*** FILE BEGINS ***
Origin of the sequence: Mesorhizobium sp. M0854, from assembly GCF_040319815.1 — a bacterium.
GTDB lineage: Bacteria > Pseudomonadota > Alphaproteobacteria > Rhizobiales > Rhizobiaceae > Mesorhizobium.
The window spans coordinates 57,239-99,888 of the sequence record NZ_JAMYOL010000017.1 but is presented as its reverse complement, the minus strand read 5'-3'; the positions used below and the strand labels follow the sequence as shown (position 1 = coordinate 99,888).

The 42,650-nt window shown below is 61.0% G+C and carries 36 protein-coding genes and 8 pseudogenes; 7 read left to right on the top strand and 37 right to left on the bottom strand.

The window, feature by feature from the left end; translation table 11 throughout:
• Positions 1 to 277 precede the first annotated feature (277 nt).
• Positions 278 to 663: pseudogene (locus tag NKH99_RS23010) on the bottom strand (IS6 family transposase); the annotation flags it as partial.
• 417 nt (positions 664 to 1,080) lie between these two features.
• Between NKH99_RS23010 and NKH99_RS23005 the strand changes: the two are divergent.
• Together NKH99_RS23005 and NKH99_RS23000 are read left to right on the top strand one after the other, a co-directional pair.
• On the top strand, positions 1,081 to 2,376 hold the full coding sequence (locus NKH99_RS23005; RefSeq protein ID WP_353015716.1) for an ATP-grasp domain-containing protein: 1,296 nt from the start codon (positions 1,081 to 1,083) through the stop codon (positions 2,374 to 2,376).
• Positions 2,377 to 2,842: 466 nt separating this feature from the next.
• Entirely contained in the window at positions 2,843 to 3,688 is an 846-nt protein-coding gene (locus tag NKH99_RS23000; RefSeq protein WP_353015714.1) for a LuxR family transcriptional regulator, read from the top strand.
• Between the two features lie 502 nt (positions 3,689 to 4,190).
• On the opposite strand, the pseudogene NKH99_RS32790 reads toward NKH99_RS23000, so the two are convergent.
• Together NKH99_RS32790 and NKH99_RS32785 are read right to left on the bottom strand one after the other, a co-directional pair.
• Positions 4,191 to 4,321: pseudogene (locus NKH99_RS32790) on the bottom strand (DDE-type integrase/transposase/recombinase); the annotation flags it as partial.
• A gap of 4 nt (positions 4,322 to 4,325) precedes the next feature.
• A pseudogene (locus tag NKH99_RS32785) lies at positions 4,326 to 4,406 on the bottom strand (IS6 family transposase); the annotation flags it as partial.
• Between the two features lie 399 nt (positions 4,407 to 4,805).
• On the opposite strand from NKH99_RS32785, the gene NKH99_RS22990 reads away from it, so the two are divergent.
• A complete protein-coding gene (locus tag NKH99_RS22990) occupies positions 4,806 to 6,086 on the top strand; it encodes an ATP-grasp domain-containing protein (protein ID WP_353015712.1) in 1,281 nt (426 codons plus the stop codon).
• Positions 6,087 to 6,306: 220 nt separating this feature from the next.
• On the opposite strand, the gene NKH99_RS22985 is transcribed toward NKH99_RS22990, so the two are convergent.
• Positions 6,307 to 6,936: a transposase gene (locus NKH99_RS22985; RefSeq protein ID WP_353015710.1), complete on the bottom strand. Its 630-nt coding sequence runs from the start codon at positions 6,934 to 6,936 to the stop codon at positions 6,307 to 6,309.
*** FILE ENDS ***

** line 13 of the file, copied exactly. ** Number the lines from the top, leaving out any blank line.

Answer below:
• Entirely contained in the window at positions 2,843 to 3,688 is an 846-nt protein-coding gene (locus tag NKH99_RS23000; RefSeq protein WP_353015714.1) for a LuxR family transcriptional regulator, read from the top strand.